Wednesday, April 19, 2017

The Efffect of Affect? The Affect of Effect?

Okay, let me be the first to admit, my copy editing is not perfect. I do the best I can to deliver a polished product to my readers, but the fact of the matter is I'm not in a position to afford a professional editor yet. I have noticed with the advent of e-books, which has brought more writers to light than traditional publishing ever did, that readers seem to be more tolerant of minor errors. I know I am. There's an author whose books I love who is constantly confusing set and sat.

As tolerant as readers are, that doesn't mean writers shouldn't be diligent. I think that indie writers have an even greater responsibility to readers, especially when you consider that some people still don't consider indie authors to be "real" authors.

I am the first to admit that I still have to stop and think, is it effect or affect? If I'm struggling, I'm sure other writers are. That said, there are some things that make me cringe.

Alright is not a word! It doesn't mean you agree everything is okay. It needs to be spelled out as two words; all right. Is something alwrong? Then it can't be alright! Fellow writers, I am begging you. Please stop using it.

Do I feel bad or badly? I feel bad. Bad always applies to feelings. If I'm going to talk about how the team did in the game last night, they did badly. Bad equals feelings. Badly equals how you did or reacted to something.

Do I want dessert or desert? If I'm talking about a sweet treat then I mean dessert. What child didn't learn that you put two of the letter S in the word dessert because you want two helpings? I can eat my dessert in the desert, or I can desert my post, but I am not eating desert.

Does this happen every day? Is it an everyday occurrence? Every day, two words, means every single day. Everyday means something is routine. I read every day.

Does it faze you when I point this out? Do you think it's a phase? Faze means to bother or disturb while phase means a period of time. So, I hope you are not fazed because I can assure you this is not a phase.

Ensure or insure? This is a big one. If I am ensuring you, I'm making you certain of something. Only property can be insured; my car, my house, etc.

Is it the past tense that you passed me by? Yes it is! Past is a noun that means the preceding time or an adjective that often means last. Passed is a verb. You passed me by when you walk past me.

And finally, my favorite, or least favorite, I guess you can say. Do they unconsciously or subconsciously  seek each other out in a crowd?  I hope they aren't unconscious when they do it since that means they aren't awake. I'm sad to say I see it happen often in books.

I'm also sad to say this is just a glimpse into a much bigger problem. Or is it a glimpse in to the problem? It's tough to say, but as writers we should do our best not to let our confusion effect the reader's experience. Wait, was that effect the reader's experience or affect it? Oh, hell!

Wednesday, April 5, 2017

Ending one Era, Hoping to Start Another

Over the weekend, I put my latest novel up for preorder. Triple Play, the third and final novel in the Kinkaid Brothers series, will be released April 11th, and I'm freaking out here.

Without giving too much away, I took the story line in a direction that I honestly didn't expect when I sat down to write the book. I'm hoping my readers will support it and like the book. I'm terrified I may have let them down, but that's not what I'm freaking out about.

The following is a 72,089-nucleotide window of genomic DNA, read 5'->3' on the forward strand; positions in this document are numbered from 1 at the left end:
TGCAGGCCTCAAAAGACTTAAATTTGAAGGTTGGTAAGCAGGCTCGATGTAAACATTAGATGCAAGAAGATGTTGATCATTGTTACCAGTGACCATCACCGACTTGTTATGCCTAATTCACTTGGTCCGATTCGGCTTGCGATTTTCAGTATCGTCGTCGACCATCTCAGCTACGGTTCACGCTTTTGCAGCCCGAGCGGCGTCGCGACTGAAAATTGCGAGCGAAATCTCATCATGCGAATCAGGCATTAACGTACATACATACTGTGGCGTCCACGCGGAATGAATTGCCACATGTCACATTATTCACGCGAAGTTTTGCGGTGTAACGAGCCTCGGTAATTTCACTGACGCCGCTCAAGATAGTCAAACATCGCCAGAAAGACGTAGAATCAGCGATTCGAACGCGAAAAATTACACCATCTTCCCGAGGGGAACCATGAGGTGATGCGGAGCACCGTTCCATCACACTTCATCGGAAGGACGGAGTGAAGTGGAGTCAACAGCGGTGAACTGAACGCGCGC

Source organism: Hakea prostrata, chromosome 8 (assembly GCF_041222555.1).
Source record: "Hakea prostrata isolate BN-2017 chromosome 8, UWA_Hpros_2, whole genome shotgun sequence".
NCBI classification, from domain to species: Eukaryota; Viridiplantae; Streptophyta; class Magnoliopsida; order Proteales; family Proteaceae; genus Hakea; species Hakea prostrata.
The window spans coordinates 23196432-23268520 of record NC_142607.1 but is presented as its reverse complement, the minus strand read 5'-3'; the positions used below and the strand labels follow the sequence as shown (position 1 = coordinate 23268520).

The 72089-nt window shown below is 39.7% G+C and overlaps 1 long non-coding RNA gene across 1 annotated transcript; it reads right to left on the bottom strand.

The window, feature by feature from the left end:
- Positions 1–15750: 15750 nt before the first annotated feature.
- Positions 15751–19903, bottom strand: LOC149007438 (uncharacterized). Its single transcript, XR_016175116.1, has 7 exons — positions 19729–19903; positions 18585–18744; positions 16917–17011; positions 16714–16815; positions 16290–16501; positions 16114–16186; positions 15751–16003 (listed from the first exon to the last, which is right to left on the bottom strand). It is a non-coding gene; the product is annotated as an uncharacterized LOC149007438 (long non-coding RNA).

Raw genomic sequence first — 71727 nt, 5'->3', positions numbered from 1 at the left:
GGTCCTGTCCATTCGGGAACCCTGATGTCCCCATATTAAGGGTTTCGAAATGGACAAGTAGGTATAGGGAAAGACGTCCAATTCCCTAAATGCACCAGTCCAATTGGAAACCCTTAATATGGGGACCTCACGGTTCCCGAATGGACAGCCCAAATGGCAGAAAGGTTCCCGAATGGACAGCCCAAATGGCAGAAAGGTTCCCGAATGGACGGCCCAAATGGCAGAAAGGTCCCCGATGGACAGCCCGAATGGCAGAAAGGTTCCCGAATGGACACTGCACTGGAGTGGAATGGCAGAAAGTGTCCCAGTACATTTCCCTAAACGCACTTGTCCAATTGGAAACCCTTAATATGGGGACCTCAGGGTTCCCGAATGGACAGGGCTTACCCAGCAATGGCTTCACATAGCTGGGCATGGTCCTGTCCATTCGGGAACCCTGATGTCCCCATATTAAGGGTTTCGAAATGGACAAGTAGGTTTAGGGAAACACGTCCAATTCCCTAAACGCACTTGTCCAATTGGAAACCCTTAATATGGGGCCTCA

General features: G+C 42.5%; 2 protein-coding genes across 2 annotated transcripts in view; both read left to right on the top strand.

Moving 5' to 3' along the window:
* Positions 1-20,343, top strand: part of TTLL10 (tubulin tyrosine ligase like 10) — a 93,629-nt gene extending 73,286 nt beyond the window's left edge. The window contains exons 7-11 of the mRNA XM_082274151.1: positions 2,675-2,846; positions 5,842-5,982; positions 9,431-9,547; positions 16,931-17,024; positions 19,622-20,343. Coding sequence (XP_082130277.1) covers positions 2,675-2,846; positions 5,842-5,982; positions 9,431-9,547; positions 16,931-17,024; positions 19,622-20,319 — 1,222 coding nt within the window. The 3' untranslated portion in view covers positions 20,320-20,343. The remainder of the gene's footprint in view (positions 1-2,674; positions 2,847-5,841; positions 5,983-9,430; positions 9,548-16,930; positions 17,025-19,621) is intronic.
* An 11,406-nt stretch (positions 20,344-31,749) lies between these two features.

With the release of Triple Play, it feels like an era is coming to an end. I'm officially closing the book on these characters.

Several years ago, I wrote a young adult novel called Like You Mean It. That novel included a shy young girl, her two best friends, her annoying older brother, the boy she adored from afar and his amazing older brother. Like You Mean It struck such a chord with readers that they begged me for more. And I thought, why not? I loved those characters I could write a story for one of them.

When I sat down to write a love story for Justin Jacobs and Chelsea Schumacher, it was only supposed to be one story. The problem was that I had so many ideas that I couldn't cram them all into one book. It would have overwhelmed readers. Thus, the four book Time for Love series was born.

The Time for Love series follows the romance of Justin and Chelsea. Readers get to catch up with old friends and meet new ones along the way. Somewhere into writing those four novels, I was having so much fun that I decided to write another spinoff series.

After finishing the last Time for Love book, I wrote four books in a series I called Taking on Love. Those books featured characters that had appeared in the Time for Love series. In Taking a Risk, the third Taking on Love book, I introduced a gregarious group of guys; the Kinkaid Brothers.

Let me tell you what, those brothers were a hit. Countless people told me they could tell I had a good time writing about those men and asked if I was going to give them some books of their own. How could I not after a reception like that?

Since one of the Kinkaid boys got his happily ever after in Taking a Risk, there were only three books in the Kinkaid Brothers series as opposed to my usual four.

Triple Play is the last book in the series, and I can confirm there will be no more books featuring those characters or anyone from their books. It seems difficult to believe that one young adult novel spawned eleven additional books! That just amazes me.

As much fun as I've had with all of these books, it's time to move on. So, while one era is coming to an end, I'm throwing the door open on the next one. My next book series, the New Beginnings books, is a new adult series. Each book will focus on one couple's story, but all the characters will be intertwined. I'm so excited for this series, and when the time comes, I hope you will be too.